Peter Hackett

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Peter Hackett was born in approximately 1763 or 1764 in the English colony of Virginia. It is believed that Peter was the son of Thomas Hackett, likely of Montgomery County, Virginia. As a boy Peter was bonded out to Captain James Estill, in approximately 1771, and was a part of the broad Scotch-Irish migration along the Wilderness Road through the Cumberland Gap from Virginia into what later became known as Kentucky in the late 18th century. In 1779 he was a resident of Boonesborough, one of the first English-speaking settlements beyond the Appalachian Mountains, and lived there until 1780. Early residents of Boonesborough included Daniel Boone, James Estill, Joseph Proctor, Nicholas Proctor, Adam Caperton, David Lynch, John Colefoot, John Moore, George Robertson, Thomas Miller, Reuben Proctor, Thomas Warren, Peter Hackett, and Thomas Watson.[1] In 1780 Hackett helped establish Estill's Station, Kentucky, and lived there until about 1788.[2]

Estill's Station and the Battle of Little Mountain[edit]

In 1779, James Estill was named one of the trustees to the incorporated town of Boonesborough, but he, along Peter Hackett, refused to serve. Around March 1779, James moved out of Boonesborough and built his own fort. It was one of the best known forts of Kentucky. Many old journals and logs mention meetings and transactions at the station. It was a gathering place for hunters, surveyors, scouts, and adventurers. Fort Estill was established about four miles Southeast of Richmond and east of this place in 1779-1780, by Col. Samuel and Captain James Estill. It was noted for land locators, surveyors, horse hunters, travelers, and scouts. It commanded the hunting grounds on Silver Creek, Muddy Creek, and Station Camp. Some prominent inhabitants were James Estill and his slave Monk, Samuel Estill, George Robertson, Joseph and Nicholas Proctor, William Cradlebaugh, David Gass, Peter Hackett, John and Archibald Woods, David Lynch, Adam Caperton, John and Thomas Miller, and Green Clay. A little later Col. Estill established Estill's Station about two miles east of the Fort.

West of the Appalachian Mountains the American Revolutionary War was an "Indian War." Most American Indians supported the British. The British supplied their native allies with muskets and gunpowder and advised raids against civilian settlements. In this context, Fort Estill was attacked by Wyandot Indians in March 1782. Colonel Benjamin Logan, commanding officer of the region, and stationed at Logan's Station, learned that the Wyandot warriors were in the area on warpath. The Indians, aided by the British in Detroit, had raided from Boonesborough past Estill's Station along the Kentucky River. Logan dispatched 15 men to Captain Estill at Estill's Station with orders to increase his force by 25 more men and reconnoiter the country to the north and east. Following orders, Captain Estill reached the Kentucky River a few miles below the mouth of Station Camp Creek and camped that night at Sweet Lick, now known as Estill Springs. On the day after they left Estill's Station, a body of Indians appeared there at dawn on the 20th of March, they raided the fort, scalped and killed a Miss Innes in sight of the fortification and took Monk, a slave of Captain Estill, and killed all the cattle.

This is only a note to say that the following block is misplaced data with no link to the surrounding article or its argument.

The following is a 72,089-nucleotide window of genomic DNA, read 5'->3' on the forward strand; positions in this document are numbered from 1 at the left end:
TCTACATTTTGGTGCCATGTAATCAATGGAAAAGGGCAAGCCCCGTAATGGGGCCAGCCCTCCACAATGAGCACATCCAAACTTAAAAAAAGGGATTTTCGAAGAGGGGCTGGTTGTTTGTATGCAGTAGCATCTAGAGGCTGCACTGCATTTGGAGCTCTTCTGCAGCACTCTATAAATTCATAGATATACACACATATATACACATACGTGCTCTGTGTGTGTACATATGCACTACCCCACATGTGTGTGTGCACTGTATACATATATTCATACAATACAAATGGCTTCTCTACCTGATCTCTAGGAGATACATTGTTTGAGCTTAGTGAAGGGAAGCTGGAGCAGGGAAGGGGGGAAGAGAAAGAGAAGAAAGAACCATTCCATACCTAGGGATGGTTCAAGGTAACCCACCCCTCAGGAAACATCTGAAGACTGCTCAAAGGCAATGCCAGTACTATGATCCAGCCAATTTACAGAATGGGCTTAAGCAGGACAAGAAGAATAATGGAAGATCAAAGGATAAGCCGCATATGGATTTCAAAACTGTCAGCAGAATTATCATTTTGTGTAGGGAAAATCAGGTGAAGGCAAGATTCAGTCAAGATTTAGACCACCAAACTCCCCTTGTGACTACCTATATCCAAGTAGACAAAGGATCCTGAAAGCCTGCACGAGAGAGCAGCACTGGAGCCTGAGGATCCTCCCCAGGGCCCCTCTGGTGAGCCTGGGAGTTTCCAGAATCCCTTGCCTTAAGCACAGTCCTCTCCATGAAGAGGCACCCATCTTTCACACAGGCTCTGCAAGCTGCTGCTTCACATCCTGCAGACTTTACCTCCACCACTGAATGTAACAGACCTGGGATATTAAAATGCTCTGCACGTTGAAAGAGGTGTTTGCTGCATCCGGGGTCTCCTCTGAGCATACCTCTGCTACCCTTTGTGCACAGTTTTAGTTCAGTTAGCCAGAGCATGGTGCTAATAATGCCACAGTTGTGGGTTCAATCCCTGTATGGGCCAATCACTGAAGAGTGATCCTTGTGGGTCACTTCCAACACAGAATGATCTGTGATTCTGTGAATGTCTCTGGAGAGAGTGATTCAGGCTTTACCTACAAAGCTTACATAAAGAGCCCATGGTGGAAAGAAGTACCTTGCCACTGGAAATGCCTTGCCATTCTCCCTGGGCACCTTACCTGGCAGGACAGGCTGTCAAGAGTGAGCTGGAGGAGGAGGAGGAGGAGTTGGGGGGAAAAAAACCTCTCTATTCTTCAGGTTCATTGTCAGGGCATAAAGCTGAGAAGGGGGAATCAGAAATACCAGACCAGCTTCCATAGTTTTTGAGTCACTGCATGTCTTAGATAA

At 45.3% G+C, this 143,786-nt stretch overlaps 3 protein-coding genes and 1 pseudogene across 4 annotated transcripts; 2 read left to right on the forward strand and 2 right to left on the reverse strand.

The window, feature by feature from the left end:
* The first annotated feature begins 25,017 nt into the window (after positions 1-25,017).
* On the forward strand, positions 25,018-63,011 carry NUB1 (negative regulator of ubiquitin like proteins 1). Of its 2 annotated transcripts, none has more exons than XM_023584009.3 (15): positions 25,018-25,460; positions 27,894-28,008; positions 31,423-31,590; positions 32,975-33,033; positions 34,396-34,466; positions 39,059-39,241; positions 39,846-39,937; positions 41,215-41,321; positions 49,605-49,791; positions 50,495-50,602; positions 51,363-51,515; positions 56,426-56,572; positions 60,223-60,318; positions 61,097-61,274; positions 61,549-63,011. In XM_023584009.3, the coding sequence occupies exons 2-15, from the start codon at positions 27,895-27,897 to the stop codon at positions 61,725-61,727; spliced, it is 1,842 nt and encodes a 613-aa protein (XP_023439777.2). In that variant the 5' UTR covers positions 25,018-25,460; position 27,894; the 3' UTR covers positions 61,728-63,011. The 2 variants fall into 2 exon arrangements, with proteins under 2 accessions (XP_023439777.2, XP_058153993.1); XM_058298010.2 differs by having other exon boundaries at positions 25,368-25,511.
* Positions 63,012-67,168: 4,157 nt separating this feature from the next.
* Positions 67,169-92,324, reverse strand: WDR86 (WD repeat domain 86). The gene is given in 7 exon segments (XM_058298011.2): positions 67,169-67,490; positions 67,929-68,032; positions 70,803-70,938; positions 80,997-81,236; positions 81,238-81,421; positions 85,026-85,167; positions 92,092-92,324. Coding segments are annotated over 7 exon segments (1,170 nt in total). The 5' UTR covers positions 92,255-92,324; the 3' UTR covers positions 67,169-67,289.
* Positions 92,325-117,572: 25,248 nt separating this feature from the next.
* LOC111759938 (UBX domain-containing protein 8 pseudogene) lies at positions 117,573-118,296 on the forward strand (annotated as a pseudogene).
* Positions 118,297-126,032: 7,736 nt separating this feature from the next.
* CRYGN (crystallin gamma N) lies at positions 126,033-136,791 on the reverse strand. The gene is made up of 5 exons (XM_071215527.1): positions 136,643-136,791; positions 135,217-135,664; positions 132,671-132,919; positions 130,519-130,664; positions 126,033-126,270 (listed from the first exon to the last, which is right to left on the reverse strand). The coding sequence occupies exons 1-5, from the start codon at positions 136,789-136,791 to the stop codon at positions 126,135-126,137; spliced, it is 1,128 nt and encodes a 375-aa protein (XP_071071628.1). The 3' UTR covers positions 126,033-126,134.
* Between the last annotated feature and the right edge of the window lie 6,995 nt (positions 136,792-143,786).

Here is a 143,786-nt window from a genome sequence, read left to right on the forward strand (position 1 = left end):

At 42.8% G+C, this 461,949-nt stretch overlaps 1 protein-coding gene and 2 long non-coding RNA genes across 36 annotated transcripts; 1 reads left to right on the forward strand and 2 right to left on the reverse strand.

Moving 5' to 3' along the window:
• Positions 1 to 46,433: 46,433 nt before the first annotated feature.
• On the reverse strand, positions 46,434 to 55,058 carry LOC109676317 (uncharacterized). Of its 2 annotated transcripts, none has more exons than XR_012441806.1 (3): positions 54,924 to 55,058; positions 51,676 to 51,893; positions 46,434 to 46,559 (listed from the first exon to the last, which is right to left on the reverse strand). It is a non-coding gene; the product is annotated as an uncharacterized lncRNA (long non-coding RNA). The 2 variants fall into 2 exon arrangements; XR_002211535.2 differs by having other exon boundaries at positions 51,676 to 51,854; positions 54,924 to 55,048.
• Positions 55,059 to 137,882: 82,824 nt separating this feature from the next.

As soon as the Indians retreated, Samuel South and Peter Hackett, both young men, were dispatched to take the trail of the men and inform them of the news.[3] The boys found them near the mouth of Drowning Creek and Red River early on the morning of March 21. Of the 40 men, approximately 20 had left families within the fort. They returned with the boys to Estill's Station. The remainder crossed the Kentucky river and found the Indian trail. Captain Estill organized a company of 25 men, followed the Indians, and suffered what is known as Estill's Defeat, later known as the Battle of Little Mountain (March 22, 1782) in Montgomery Co. Captain Estill and nine of his men were killed. Peter Hackett, then about 18, was wounded. Both Indians and Whites withdrew, the Indians suffering greater losses. Peter Hackett is believed to have been holding Estill's horse when Estill was mortally wounded. It is said that James was overpowered and killed with a butcher's knife by an Indian chief. James' weakened arm contributed to his inability to defend himself.


Hackett was a hunter for James Estill. Later Hackett worked as a surveyor for Madison County, Kentucky.[4] Hackett's descendants, including John Hackett (a contemporary of Abraham Lincoln), continued moving west, first to Sangamon County, Illinois in about 1829, and then to Coles County, Illinois by about 1841. Lincoln's father also settled his family in Coles County in about 1832, though Lincoln soon struck out on his own. A family legend states that Lincoln stayed at the Hackett farm during the Lincoln-Douglas debates of 1858, a claim that is unlikely to be far-fetched given their common origins and political leanings. Peter Hackett's grandson, O. C. Hackett, was the founding Supervisor of Tuscola, Illinois and was an early participant in the California gold rush.


  1. ^ Western Kentucky Archives.
  2. ^ Fort Boonesborough Foundation.
  3. ^ Smith, Zachariah. 1885. The History of Kentucky. Louisville, KY: Courier-Journal Job Printing Company, p. 189.
  4. ^ Deposition of Peter Hackett, taken Wednesday the 8th of May 1811. Madison County, Kentucky Circuit Court

Sources and external links[edit]